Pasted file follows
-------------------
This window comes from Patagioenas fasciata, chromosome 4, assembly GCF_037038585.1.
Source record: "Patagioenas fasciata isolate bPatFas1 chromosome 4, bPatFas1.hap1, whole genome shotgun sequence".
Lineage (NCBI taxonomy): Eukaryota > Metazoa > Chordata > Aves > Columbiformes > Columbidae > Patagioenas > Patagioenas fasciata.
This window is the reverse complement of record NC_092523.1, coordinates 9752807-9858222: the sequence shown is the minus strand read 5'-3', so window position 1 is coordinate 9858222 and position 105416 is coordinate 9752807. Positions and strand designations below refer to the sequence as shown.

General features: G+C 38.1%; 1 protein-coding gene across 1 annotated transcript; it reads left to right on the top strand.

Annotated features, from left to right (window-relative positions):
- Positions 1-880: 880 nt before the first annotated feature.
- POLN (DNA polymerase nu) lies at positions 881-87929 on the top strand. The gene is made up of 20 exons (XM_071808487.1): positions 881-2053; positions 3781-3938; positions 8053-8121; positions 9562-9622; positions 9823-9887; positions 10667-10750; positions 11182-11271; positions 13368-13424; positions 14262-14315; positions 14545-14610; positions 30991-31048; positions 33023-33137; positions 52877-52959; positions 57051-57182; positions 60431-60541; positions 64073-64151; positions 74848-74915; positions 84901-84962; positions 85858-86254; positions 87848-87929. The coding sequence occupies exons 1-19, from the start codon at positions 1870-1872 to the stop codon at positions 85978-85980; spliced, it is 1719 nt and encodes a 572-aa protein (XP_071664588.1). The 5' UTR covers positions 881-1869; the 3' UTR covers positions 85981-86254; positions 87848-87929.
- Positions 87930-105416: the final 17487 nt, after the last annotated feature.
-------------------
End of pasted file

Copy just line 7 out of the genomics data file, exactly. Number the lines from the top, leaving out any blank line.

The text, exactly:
- Positions 1-880: 880 nt before the first annotated feature.